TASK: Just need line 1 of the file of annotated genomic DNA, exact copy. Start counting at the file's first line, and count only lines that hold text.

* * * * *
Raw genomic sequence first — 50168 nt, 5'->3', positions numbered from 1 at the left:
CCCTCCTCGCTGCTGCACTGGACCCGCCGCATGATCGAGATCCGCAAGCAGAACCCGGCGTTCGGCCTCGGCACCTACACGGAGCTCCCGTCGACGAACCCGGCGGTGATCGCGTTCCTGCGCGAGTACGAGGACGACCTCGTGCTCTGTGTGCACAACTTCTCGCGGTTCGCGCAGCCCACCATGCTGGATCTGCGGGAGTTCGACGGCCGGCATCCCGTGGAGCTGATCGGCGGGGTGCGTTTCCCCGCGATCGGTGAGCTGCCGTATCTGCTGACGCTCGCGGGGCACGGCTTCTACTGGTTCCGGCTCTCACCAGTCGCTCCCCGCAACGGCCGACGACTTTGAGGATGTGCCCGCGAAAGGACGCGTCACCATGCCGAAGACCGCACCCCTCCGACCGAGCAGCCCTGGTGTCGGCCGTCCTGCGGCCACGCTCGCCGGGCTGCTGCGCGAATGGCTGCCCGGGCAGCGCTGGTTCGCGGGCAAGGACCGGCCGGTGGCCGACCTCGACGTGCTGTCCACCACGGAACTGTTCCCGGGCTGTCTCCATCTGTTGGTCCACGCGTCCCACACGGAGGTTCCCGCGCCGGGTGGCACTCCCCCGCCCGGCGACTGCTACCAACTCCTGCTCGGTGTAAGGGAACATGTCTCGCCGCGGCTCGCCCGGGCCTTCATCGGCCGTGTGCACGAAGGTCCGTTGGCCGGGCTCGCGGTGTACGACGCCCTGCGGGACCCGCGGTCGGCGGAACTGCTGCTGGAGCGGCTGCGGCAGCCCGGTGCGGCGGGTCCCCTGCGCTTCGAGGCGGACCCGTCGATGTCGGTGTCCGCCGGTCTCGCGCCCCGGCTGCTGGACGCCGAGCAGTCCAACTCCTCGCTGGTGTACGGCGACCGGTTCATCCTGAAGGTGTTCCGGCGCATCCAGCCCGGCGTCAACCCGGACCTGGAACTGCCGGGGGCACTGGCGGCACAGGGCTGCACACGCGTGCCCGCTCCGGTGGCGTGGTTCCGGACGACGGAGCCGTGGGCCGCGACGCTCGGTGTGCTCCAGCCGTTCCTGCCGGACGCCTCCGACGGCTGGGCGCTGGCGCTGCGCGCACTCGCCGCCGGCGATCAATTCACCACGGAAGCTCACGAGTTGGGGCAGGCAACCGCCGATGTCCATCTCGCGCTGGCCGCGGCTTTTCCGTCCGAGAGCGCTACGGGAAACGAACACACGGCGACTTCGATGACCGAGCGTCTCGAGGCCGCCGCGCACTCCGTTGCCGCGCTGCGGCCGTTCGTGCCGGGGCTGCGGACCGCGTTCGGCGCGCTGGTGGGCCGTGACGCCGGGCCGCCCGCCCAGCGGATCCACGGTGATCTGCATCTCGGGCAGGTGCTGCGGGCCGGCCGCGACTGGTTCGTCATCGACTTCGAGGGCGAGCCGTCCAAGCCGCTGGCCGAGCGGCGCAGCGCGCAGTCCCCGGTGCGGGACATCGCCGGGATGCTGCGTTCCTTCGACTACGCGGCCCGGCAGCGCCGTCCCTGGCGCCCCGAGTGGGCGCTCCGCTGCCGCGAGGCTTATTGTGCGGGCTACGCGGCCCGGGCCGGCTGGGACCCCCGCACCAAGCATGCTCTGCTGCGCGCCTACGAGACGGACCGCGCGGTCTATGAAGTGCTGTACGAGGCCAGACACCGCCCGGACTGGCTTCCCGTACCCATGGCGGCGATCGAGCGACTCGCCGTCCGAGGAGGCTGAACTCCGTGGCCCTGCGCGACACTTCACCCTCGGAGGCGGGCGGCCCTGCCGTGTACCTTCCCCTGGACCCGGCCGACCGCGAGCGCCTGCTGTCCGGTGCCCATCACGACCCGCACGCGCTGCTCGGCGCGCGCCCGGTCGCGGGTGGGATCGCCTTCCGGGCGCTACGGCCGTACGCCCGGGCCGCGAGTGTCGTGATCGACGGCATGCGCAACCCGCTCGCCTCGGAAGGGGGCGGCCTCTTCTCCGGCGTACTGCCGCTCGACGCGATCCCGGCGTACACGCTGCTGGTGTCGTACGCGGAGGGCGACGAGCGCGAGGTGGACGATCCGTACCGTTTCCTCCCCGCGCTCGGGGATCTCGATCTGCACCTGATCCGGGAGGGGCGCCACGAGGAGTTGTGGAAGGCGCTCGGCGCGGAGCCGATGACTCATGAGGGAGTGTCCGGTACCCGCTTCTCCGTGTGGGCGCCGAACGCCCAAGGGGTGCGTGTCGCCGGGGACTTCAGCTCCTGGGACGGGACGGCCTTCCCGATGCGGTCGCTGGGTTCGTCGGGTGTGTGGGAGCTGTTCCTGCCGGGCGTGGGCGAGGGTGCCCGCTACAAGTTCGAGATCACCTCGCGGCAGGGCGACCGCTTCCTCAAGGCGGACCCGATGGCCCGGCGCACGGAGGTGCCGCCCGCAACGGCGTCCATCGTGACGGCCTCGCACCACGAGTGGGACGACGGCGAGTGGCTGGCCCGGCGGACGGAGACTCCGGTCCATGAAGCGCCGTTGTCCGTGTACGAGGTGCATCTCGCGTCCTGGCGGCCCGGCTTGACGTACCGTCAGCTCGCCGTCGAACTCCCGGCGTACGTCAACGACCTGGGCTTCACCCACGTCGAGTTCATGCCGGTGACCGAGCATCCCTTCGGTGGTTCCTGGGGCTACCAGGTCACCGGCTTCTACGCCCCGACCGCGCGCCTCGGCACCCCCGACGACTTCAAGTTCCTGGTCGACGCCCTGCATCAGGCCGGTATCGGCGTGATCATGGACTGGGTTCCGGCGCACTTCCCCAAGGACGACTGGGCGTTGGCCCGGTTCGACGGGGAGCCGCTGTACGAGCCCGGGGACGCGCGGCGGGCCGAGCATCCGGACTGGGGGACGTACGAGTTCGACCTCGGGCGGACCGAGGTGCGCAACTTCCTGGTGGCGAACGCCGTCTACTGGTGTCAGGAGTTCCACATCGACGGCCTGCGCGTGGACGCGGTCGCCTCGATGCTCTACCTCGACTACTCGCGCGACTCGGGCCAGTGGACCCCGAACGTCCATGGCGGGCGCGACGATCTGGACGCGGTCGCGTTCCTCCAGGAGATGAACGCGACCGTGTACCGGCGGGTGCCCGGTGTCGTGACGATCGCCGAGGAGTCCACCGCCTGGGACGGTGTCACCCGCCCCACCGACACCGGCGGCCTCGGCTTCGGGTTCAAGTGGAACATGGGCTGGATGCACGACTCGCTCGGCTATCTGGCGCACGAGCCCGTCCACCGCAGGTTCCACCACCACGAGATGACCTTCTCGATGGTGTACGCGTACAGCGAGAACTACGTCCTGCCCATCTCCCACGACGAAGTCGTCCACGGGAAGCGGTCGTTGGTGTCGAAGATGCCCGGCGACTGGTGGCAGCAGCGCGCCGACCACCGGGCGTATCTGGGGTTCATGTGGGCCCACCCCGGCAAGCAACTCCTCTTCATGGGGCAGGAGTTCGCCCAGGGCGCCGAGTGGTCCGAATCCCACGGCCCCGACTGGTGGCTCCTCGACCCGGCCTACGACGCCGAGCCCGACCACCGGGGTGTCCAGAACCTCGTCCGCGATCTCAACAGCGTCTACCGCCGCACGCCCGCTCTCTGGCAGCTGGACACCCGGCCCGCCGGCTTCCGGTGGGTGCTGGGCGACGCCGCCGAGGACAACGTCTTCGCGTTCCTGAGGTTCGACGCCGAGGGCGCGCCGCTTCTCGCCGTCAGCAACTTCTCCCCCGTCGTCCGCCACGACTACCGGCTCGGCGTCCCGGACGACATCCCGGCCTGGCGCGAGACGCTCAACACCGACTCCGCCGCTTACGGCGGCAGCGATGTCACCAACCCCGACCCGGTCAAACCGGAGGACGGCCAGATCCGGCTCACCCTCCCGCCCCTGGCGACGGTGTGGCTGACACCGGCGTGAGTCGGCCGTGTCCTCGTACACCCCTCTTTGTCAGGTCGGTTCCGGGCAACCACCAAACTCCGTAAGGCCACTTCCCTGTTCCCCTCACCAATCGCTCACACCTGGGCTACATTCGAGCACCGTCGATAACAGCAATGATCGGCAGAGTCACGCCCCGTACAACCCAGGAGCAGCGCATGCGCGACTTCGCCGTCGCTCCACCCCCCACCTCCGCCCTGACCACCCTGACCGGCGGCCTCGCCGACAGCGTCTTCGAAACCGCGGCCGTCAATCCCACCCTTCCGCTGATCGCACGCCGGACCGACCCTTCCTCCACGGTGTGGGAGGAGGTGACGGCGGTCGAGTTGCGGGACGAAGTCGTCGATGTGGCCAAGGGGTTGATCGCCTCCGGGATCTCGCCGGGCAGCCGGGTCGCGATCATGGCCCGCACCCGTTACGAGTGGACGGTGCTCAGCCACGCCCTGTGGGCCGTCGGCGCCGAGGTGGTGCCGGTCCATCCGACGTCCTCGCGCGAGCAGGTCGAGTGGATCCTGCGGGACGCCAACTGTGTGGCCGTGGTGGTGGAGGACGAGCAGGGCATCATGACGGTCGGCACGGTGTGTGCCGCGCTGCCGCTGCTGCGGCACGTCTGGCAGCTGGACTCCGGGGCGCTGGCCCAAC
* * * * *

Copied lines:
Raw genomic sequence first — 50168 nt, 5'->3', positions numbered from 1 at the left: